The Danish Minister of the Environment has kick-started an
active initiative for adaptation to climate change. One of the
results of this initiative is a distinct and active climate change
adaptation profile, which will also focus on the involvement of
citizens, businesses and municipal authorities. Among other things,
the Minister has established a national dialogue forum which, for
the first time, will bring together a group of key players to
discuss common strategy and policy concerning adaptations to our
climate in the future.
A raft of legislative changes is underway. Most recently, the
Danish Planning Act was amended to enable municipalities to cite
climate change adaptation as the basis for local plans.
With regard to the issue of financing, the government has just
entered into an agreement with the municipal authorities concerning
options for increasing municipal investment in climate change
adaptation by up to DKK 2.5 billion by 2013. The aim of this
initiative is to improve the financing opportunities open to the
A new tool, The Climatemeter, has been launched at
klimatilpasning.dk. The toolcan provide inspiration for which
methods to use when you are about to map the risks of flooding
within your region or municipality.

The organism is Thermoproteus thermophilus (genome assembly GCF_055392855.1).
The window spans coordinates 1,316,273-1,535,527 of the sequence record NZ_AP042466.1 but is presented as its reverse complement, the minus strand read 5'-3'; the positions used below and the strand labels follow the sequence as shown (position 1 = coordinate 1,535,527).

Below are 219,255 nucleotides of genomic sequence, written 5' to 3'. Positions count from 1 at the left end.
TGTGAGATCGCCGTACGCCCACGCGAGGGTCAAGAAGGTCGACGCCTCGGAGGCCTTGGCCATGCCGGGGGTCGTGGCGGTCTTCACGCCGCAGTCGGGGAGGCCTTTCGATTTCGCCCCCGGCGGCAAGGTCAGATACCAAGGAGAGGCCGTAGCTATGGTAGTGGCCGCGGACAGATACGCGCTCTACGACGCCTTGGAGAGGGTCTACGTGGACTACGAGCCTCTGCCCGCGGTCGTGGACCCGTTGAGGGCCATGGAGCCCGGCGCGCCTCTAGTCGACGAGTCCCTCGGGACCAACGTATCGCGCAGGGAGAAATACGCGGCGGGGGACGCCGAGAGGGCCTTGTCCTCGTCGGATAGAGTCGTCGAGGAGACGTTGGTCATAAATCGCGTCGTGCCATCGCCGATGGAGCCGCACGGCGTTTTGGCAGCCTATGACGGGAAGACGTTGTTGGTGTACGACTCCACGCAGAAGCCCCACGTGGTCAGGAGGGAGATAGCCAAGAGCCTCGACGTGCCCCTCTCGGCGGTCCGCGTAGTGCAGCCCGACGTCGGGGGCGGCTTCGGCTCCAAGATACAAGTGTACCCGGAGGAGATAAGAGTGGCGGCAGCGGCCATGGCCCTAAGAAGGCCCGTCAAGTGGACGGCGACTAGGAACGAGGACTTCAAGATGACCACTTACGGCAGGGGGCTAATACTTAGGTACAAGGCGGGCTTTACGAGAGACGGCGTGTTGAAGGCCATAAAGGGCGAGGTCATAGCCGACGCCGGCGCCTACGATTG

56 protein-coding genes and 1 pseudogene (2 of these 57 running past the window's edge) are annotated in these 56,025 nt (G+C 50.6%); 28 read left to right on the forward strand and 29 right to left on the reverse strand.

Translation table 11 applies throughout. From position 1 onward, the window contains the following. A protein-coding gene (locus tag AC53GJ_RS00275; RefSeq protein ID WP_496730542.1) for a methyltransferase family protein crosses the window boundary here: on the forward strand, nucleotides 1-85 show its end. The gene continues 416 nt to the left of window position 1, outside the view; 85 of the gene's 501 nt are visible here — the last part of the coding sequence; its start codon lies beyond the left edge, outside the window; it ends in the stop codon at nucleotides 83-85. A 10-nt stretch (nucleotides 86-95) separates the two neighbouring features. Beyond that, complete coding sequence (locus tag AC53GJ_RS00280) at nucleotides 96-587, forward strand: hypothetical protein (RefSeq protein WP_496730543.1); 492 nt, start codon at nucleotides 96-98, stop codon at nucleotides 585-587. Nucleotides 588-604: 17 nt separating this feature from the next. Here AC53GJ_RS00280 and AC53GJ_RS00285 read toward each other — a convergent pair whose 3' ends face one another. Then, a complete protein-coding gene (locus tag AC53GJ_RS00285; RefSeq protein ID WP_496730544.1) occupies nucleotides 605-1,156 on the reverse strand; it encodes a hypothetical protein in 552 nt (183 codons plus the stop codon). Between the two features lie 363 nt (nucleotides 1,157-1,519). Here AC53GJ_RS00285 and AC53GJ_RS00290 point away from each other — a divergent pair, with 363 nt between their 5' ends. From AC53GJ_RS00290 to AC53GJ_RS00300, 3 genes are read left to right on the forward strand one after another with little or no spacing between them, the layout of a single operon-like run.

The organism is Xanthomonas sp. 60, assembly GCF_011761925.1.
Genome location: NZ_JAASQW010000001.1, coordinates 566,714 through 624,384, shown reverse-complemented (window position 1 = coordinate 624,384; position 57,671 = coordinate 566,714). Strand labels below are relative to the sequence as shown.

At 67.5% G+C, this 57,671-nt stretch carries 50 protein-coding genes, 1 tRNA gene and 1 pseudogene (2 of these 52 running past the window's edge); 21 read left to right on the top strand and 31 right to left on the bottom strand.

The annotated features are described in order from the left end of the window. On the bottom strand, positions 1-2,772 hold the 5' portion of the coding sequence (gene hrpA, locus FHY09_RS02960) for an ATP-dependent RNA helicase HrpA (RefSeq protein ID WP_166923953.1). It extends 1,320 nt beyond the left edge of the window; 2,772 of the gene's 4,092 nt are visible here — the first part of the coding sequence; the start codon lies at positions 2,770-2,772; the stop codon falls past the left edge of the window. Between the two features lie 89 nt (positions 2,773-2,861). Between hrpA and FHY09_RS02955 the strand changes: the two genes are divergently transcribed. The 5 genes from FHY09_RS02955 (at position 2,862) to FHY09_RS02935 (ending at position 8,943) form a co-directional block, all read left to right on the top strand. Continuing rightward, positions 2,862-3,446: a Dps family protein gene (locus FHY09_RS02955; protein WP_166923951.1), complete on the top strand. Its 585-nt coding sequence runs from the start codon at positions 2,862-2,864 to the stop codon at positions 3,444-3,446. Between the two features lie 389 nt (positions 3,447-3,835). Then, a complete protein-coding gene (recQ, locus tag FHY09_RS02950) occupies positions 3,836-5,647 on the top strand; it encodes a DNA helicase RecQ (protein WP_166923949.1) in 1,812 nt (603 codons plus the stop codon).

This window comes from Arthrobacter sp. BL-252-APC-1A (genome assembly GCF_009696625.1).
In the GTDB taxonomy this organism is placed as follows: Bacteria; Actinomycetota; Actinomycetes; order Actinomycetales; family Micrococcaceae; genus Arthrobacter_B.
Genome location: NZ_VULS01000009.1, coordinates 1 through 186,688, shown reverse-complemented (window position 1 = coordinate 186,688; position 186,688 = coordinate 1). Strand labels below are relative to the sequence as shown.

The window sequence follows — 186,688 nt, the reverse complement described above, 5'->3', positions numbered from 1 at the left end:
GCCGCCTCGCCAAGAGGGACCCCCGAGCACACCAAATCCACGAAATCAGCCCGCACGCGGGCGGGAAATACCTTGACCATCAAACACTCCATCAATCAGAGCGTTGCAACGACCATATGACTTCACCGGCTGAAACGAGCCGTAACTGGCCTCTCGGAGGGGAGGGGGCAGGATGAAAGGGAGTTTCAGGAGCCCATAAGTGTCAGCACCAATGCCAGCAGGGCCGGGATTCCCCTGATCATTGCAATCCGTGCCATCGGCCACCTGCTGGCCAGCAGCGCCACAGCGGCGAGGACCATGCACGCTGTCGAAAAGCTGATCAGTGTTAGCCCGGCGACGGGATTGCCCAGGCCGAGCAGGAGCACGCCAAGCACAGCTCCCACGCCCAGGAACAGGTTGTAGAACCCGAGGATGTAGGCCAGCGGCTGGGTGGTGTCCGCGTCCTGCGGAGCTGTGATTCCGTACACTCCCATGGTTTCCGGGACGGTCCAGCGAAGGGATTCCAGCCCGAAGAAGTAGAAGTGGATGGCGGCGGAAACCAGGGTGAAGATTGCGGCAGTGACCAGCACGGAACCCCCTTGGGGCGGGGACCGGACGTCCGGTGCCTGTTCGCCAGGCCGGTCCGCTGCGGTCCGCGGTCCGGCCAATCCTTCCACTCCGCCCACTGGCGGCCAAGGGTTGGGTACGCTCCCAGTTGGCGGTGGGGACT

SUSCOD: Coast of opportunities I Southern Lolland
A report from SUSCOD (SUStainable COastal Development in
practise) shows great potential for climate adapted development
along the south coast of the Danish island Lolland. The report from
SUSCOD describes how to establish integrated coastal zone
management if the dike is breached to allow the water to move in
the landscape and create a new natural landscape behind the coast.
Adaptation meassures, new unique natural landscape and
holiday paradise are some of the prospects on the
coast of opportunities.
Read more about the project and its conclusions in the
link at the bottom of the newsletter.
More examples of climate change adaptation
Klimatilpasning.dk has received a number of new cases on
climate change adaptation in Denmark:
There are good prospects for wine produced in Denmark.The changes
in our climate have improved conditions for wine growing in
Denmark. Over the past decade, the amount of land under vine in
Denmark has doubled due to rising temperatures.
The roof garden of the Danish National Archives is not merely a
new green oasis for Copenhagen's citizens. The green
pedestrian precinct 10 metres above the ground, with an area of
over 7,000 m2, is able to retain large quantities of water and is
an asset to the biodiversity of the capital.
The City of Copenhagen saves on sewer and water treatment plant
capacity by purifying rainwater from roads, promenades and roofs
separately, so that it can be channelled directly into watercourses
or the harbour.
In the second largest city in Denmark, Aarhus, an old disused
container terminal is now set to accommodate modern homes and
businesses with world-class architecture. The district, which
borders the sea, is protected against rising sea level by
intelligent climate change adaptation solutions.
Read more about the cases in the links below.